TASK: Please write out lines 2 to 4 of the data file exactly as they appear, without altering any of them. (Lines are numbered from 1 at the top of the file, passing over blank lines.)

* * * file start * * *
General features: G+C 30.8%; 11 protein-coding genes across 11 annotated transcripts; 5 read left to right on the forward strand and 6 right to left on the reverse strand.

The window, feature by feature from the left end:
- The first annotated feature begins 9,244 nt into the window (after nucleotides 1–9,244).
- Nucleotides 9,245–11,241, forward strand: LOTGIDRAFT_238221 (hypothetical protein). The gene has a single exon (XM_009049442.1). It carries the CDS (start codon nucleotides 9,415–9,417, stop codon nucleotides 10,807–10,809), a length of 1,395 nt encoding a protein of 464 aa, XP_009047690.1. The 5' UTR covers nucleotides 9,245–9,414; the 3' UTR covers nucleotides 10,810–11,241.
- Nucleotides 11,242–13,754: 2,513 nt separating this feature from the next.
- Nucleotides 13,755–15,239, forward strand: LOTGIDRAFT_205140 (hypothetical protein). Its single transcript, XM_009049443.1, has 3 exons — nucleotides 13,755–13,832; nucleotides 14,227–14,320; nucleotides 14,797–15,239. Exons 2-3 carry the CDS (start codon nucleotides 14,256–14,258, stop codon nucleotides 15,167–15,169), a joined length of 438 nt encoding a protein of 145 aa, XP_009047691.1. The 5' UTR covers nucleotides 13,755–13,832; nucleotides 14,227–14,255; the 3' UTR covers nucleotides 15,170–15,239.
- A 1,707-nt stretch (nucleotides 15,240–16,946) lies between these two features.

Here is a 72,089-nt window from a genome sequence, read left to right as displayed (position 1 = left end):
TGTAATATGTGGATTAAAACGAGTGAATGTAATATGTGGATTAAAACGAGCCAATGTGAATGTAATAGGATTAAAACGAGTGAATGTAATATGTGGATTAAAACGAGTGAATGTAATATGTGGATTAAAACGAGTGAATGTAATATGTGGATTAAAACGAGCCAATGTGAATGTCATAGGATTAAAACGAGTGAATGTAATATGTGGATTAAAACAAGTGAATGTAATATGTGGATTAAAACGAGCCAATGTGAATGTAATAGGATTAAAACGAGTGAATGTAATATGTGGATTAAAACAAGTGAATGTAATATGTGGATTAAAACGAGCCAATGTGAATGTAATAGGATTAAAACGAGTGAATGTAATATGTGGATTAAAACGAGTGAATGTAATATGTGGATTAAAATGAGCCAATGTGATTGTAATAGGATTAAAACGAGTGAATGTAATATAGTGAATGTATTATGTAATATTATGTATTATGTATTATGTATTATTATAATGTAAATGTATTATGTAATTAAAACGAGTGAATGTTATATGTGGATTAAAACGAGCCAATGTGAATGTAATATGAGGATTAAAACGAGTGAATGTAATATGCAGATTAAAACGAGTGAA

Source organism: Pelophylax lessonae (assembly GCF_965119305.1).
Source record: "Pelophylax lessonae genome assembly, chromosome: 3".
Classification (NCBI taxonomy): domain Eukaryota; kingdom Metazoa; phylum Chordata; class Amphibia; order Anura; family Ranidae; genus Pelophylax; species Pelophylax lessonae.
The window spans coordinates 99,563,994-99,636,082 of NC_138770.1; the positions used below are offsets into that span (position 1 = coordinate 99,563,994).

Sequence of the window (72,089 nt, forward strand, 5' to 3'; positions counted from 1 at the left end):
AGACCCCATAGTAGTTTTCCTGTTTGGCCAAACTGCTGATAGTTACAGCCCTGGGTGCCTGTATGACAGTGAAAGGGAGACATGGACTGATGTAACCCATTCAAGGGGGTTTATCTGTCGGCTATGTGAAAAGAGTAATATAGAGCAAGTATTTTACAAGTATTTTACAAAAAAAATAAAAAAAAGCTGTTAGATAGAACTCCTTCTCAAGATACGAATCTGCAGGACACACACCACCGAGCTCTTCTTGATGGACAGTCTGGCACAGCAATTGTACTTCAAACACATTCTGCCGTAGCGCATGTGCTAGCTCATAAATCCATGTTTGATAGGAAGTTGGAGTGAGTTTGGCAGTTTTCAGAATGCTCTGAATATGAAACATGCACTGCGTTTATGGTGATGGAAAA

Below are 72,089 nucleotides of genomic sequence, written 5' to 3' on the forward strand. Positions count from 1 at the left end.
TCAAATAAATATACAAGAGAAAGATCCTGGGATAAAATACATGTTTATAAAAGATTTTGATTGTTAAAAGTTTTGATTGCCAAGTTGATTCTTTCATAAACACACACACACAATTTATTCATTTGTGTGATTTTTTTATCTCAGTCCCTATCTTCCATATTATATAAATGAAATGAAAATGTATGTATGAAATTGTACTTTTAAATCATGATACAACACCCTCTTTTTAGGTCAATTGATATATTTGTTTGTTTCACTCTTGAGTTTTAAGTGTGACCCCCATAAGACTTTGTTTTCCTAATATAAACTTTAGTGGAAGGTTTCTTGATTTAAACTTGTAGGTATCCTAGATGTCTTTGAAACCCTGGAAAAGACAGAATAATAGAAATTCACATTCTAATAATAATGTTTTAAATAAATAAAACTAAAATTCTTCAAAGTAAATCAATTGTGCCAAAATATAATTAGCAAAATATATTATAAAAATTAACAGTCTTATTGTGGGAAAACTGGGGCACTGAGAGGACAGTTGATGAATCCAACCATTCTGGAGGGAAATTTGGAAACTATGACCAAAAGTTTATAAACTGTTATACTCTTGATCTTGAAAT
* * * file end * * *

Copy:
The window, feature by feature from the left end:
- The first annotated feature begins 9,244 nt into the window (after nucleotides 1–9,244).
- Nucleotides 9,245–11,241, forward strand: LOTGIDRAFT_238221 (hypothetical protein). The gene has a single exon (XM_009049442.1). It carries the CDS (start codon nucleotides 9,415–9,417, stop codon nucleotides 10,807–10,809), a length of 1,395 nt encoding a protein of 464 aa, XP_009047690.1. The 5' UTR covers nucleotides 9,245–9,414; the 3' UTR covers nucleotides 10,810–11,241.